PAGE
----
Weary Illini tasty treat for Iowa
The Fighting Illini's seasonlong shortcoming made them putty in the hands of pressing, marauding Iowa on Thursday night.
A 20-turnover habit – mistakes numbered 22 in Carver-Hawkeye Arena – turned uncertainty into ball fumbling frustration, sweeping through Illini ranks like a flu epidemic.
When these attacking Hawkeyes got their teeth in the UI's soft underbelly, they not only disrupted play with suffocating pressure but intimated so thoroughly that the over-traveled visitors collapsed in other areas.
Check the free throws. While Illini fouls outnumbered Iowa just 22-16, the Hawkeyes drew 32 free throws to Illinois' 14, a sure indicator of which team was taking the ball to the hoop. Whereas Illinois went into the game vitally concerned about the perimeter marksmanship of Indiana conquerors Kent McCausland and Ryan Luehrsmann, the penetrating efforts of Dean Oliver and his slashing teammates were game-deciding elements.
Check the rebounds. The immense confidence of the Hawkeyes carried into the backboard wars where sixth-year enforcer Jess Settles, back more ornery than ever, bumped the Illini around and led to a 44-26 rebound advantage. Settles had a double-double (11 rebounds, 11 points) and pulled down six of the Hawkeyes' 16 offensive boards.
Iowans return with gusto
At halftime, Iowa returned from the locker room like Superman emerging from a telephone booth. Within minutes, it was "showtime" for native Illinoisans Joey Range and J.R. Koch, not to mention McCausland. The relaxed hosts shot 63.6 percent in those 20 minutes, seven players finishing between eight and 13 points.
Against this onslaught, only junior Cleotis Brown responded. Breaking a two-game slump, Brown led the good fight with 19 points. But, for whatever reason, Brown and UI scoring leader Cory Bradford can't seem to mesh. When one is on, the other is off. Bradford had a meager five points.
"We're working hard in an attempt to take better care of the basketball," a deeply concerned Illini coach Lon Kruger said. "We've had trouble with turnovers all year, and it isn't just the passers, it's the guys moving and getting open and communicating.
"Iowa controlled the tempo and whipped us in every phase. They were very active on both ends of the court. They have a lot of guys playing very hard and especially well right now."
What to do with Dr. Tom?
The question that won't go away in Iowa these days is what to do about lame duck coach Tom Davis.
On one hand you have athletic director Bob Bowlsby, who declined overtures from Duke to stay put at $300,000 per year. Bowlsby is becoming a national power, having chaired Division I's Management Council in the first two years of its existence as policy maker for major college sports. This council drew praise for applying quick fixes in the flawed Initial Eligibility Clearinghouse and student-athlete employment problems.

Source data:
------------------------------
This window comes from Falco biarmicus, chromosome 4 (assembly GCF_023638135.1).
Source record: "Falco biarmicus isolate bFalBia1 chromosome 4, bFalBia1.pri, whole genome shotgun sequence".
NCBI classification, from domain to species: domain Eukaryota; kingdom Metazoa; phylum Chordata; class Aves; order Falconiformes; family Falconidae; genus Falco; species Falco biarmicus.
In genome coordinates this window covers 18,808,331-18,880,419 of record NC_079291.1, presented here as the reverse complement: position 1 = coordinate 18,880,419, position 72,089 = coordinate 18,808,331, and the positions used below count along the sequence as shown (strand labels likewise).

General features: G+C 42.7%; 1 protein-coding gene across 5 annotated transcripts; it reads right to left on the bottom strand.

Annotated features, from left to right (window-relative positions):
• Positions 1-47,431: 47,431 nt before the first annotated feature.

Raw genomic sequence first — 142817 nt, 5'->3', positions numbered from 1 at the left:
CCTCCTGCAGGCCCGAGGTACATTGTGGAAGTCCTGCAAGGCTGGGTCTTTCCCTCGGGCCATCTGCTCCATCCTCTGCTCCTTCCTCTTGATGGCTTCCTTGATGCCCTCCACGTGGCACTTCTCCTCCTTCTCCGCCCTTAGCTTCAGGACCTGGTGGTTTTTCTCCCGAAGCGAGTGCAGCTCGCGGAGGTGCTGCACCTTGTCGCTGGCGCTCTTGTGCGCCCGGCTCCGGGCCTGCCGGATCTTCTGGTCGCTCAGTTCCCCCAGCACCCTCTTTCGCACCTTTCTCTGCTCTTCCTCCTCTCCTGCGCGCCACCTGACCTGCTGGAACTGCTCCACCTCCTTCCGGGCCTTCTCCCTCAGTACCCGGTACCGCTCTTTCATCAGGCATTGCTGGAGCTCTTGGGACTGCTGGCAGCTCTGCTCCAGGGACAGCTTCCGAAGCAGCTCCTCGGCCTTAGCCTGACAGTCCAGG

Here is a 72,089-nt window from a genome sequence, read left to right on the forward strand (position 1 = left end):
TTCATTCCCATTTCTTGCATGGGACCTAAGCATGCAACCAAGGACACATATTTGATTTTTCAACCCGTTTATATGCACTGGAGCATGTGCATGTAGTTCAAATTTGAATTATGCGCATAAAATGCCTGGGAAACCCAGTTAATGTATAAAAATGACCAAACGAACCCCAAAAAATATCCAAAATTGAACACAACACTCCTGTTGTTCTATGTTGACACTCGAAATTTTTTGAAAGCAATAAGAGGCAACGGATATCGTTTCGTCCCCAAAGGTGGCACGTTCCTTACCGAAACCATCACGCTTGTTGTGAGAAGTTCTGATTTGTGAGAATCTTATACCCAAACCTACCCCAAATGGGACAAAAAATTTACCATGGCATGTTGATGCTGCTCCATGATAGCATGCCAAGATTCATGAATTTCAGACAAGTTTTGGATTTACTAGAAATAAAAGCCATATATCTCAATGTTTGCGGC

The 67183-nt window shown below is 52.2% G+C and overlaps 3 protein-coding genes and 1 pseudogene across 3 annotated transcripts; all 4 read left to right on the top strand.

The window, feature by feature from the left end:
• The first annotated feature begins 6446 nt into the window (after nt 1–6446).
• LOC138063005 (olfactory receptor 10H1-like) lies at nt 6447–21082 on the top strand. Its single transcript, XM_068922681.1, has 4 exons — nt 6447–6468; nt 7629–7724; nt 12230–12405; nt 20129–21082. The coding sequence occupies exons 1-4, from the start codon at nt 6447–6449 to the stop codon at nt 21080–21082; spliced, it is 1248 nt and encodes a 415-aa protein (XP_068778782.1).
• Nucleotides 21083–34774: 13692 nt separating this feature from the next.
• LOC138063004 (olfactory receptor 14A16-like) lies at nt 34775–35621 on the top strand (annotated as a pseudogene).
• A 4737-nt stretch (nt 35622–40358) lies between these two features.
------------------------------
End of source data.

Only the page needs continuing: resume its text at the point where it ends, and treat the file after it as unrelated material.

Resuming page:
Bowlsby had Iowans on his side last spring when he attempted to buy up the final year of Dr. Tom's contract. But the school administration did not agree that Davis deserved to be fired, and advised Bowlsby to let him coach the final year.
Now confusion is setting in. What if Davis, on a 10-game win streak and 3-0 in the Big Ten, keeps winning? What if he posts his sixth consecutive win over Indiana in late February? What if he is Coach of the Year?
Bowlsby has made it clear, as late as this week, that Davis won't be retained under any circumstances. Bowlsby even made the mistake of explaining why, pointing to (among other things) a weak preconference basketball schedule (doesn't that fall within the AD's work description?) and questionable citizenship from such "bad boys" as former Hawkeye Chris Kingsbury.
Suddenly, the same fans calling for Davis' ouster last March – when the Hawks closed in a 9-for-14 slump – are questioning the decision-making of Bowlsby, who in their view let Oklahoma beat them to Hawkeye favorite Bobby Stoops as football coach.
One last point. Because of the limbo situation, Iowa has lost two key in-state basketball recruits and next year could be short-handed after Sam Okey plays out his final season along with Settles, McCausland, Koch and Jason Bauer. So whoever takes over will be fighting to get out of the second division in 2000.
Loren Tate writes for The News-Gazette.